Batson's Grand Jury DNA

Author:Roger A. Fairfax, Jr.
Position:Professor of Law, George Washington University Law School
Pages:1511-1530
 
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1511
Batson’s Grand Jury DNA
Roger A. Fairfax, Jr.
INTRODUCTION .................................................................................... 1512
I. THE GRAND JURYS RELEVANCE TO BATSON ......................................... 1512
A. CHARLES HAMILTON HOUSTON AND THE CRAWFORD CASE .............. 1512
B. CONTEXT MATTERS ....................................................................... 1516
II. GRAND JURY SELECTION EQUAL PROTECTION JURISPRUDENCE ON
THE ROAD TO BATSON .......................................................................... 1518
III. GRAND JURY SELECTION AND THE DEVELOPMENT OF THE BATSON
FRAMEWORK ......................................................................................... 1524
CONCLUSION ....................................................................................... 1529
Professor of Law, George Washin gton University Law School. A.B., Harvard College;
M.A., University of London; J.D., Harvard Law School. I would like to thank the organizers and
participants associated with the 2011 “Batson at Twenty-Five: Perspectives on the Landmark,
Reflections on Its Legacy” Symposium at the University of Iowa College of Law. I am grateful to
Andrea Dennis, Lisa Fairfax, Kris Henning, Renee Hutchins, Michael Pinard, and Kami Chavis
Simmons for their feedback and comments on earlier versions of this Essay. This Essay is
dedicated to the memory of Judge Robert L. Carter (1917–2012), former District Judge, United
States District Court for the Southern District of New York, and John A. Payton (1946–2012),
former President and Director–Counsel of the NAACP Legal Def ense and Educational Fund,
Inc.
1512 IOWA LAW REVIEW [Vol. 97:1511
INTRODUCTION
Batson v. Kentucky was a landmark decision imposing constitutional
restrictions on peremptory challenges in the petit jury selection process.
Batson was a culmination of a long line of cases addressing racial
discrimination in jury selection. However, the role of anti-discrimination
doctrine in grand jury selection is often overlooked when the story of Batson
is considered. Many of the key equal protection cases underpinning the
Batson decision were grand jury cases. Furthermore, the evidentiary
framework applied to challenges to race-based peremptory strikes in Batson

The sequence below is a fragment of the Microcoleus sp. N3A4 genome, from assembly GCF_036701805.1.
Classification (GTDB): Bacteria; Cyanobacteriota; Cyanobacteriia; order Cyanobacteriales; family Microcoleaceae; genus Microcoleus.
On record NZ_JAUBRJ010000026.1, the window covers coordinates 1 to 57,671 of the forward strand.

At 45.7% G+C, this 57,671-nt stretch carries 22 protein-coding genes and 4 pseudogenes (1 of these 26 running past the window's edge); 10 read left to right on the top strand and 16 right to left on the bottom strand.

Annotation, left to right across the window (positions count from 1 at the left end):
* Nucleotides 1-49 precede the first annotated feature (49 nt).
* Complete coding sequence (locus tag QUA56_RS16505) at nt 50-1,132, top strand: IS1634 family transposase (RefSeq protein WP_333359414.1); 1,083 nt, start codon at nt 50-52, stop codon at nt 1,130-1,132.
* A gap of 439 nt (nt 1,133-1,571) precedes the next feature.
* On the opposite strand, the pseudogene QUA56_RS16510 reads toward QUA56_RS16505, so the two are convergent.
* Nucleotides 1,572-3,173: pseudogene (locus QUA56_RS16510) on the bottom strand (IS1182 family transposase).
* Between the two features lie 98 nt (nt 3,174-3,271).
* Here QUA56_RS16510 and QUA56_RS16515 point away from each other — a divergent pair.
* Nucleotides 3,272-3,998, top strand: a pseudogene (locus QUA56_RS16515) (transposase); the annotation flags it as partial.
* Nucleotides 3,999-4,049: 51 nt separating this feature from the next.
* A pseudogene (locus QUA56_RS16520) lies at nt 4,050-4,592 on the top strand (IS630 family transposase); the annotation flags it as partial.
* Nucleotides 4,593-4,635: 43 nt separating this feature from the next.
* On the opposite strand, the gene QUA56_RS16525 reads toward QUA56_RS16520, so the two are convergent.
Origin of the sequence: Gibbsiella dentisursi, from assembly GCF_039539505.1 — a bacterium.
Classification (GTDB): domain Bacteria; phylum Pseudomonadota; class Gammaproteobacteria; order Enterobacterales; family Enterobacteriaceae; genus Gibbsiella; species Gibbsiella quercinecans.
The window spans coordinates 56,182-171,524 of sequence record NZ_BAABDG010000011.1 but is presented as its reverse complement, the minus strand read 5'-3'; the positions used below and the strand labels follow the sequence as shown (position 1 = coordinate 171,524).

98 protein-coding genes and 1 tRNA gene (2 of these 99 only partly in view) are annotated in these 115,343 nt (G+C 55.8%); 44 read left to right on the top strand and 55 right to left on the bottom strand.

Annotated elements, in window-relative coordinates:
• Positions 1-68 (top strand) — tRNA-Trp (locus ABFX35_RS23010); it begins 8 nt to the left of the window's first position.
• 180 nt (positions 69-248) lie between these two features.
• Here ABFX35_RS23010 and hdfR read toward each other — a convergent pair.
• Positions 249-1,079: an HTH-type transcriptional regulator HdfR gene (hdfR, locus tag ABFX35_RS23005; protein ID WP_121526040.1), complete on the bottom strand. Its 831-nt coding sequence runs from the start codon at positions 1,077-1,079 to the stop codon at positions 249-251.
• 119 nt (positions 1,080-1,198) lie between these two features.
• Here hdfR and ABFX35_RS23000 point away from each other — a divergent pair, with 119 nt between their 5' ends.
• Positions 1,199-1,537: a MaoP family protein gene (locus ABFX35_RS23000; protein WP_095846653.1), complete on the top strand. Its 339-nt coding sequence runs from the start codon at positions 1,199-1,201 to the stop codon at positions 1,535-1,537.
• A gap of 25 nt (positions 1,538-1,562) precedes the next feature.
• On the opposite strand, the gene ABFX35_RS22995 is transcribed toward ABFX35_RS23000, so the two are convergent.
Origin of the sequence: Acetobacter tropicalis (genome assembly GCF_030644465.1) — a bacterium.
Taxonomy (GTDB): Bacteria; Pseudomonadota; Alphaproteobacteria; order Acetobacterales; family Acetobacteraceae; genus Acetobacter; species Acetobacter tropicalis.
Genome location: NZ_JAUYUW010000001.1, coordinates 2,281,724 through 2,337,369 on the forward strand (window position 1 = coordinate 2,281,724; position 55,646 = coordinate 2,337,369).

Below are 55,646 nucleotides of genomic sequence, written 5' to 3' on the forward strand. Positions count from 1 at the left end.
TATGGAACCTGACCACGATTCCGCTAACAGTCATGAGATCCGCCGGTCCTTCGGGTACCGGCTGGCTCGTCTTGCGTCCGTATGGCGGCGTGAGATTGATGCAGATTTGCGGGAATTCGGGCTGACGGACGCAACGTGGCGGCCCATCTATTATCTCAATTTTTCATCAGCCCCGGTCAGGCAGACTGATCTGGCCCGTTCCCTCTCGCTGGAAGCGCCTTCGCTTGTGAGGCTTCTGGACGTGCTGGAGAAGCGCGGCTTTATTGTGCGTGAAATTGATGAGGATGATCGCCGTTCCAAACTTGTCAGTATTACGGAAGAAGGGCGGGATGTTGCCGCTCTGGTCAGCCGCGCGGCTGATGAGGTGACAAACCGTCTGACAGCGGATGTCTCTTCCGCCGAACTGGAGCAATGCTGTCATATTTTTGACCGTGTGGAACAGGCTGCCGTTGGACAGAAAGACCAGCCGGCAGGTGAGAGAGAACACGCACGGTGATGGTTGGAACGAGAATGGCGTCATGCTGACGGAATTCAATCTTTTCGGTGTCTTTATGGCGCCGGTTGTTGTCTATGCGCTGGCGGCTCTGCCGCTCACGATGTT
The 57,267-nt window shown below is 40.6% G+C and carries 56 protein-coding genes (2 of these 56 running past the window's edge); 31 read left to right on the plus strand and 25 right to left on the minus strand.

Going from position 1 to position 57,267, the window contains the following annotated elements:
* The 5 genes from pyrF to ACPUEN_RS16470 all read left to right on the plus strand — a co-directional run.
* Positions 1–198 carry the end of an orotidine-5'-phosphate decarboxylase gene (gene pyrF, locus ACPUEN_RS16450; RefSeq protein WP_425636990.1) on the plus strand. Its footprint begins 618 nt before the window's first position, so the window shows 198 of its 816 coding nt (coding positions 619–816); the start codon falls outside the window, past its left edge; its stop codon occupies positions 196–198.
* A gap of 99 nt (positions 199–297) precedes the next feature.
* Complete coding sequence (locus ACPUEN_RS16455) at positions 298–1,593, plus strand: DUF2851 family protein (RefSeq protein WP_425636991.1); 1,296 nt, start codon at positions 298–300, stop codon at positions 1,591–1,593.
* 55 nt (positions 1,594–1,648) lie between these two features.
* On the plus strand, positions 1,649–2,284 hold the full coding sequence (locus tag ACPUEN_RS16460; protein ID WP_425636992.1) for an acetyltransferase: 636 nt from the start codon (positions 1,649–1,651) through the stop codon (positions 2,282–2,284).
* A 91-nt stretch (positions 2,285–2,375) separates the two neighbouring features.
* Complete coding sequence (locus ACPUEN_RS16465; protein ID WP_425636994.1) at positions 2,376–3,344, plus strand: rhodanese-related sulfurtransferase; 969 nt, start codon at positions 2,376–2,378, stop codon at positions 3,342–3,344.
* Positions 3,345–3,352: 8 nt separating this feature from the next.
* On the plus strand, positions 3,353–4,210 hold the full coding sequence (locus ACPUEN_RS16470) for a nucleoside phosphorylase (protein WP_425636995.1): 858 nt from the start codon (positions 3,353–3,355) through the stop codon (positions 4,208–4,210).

was forged in a century’s worth of grand jury discrimination doctrine. This
Essay, prepared for the “Batson at Twenty-Five: Perspectives on the
Landmark, Reflections on Its Legacy” Symposium at the University of Iowa
College of Law, highlights this significant jurisprudence—Batson’s grand jury
DNA—and explores the import of its legacy.
Part I of this Essay sets the stage with the story of one defendant’s
extraordinary 1933 challenge—orchestrated by his brilliant lawyer, Charles
Hamilton Houston—to the exclusion of blacks from the Loudoun County,
Virginia grand jury that indicted him for murder. This Part suggests that,
despite the significantly different contextual backdrop of the nonadversarial
grand jury process (most notably, the absence of peremptory challenges in
grand jury selection), there is sufficient reason to investigate the grand jury’s
role in the story of Batson. Part II chronicles how many of the significant
equal protection gains in the jury selection arena were won and solidified in
the context of challenges to discrimination in the selection of grand jurors.
Indeed, the Supreme Court’s equal protection jurisprudence in grand jury
discrimination cases would lay the foundation for Batson. Part III explains
how Bat son’s articulation of the quantum of proof necessary for
demonstrating a violation of the Equal Protection Clause in the exercise of a
peremptory challenge can be attributed to the grand jury discrimination
cases of the previous century. This Essay concludes by contemplating
whether the lessons we have drawn from the quarter-century experience
under Batson might have some relevance for how we select and utilize grand
juries in contemporary criminal justice.
I. THE GRAND JURYS RELEVANCE TO BATSON
A. CHARLES HAMILTON HOUSTON AND THE CRAWFORD CASE
In 1932, Agnes Boeing Ilsley, a white socialite, and Nina Buckner, her
housekeeper, were murdered at the Ilsley home in Loudoun County,
Virginia.1 A black man named George Crawford, a former Ilsley household
1. RICHARD KLUGER, SIMPLE JUSTICE: THE HISTORY OF BROWN V. BOARD OF EDUCATION AND
BLACK AMERICAS STRUGGLE FOR EQUALITY 147 (2004).

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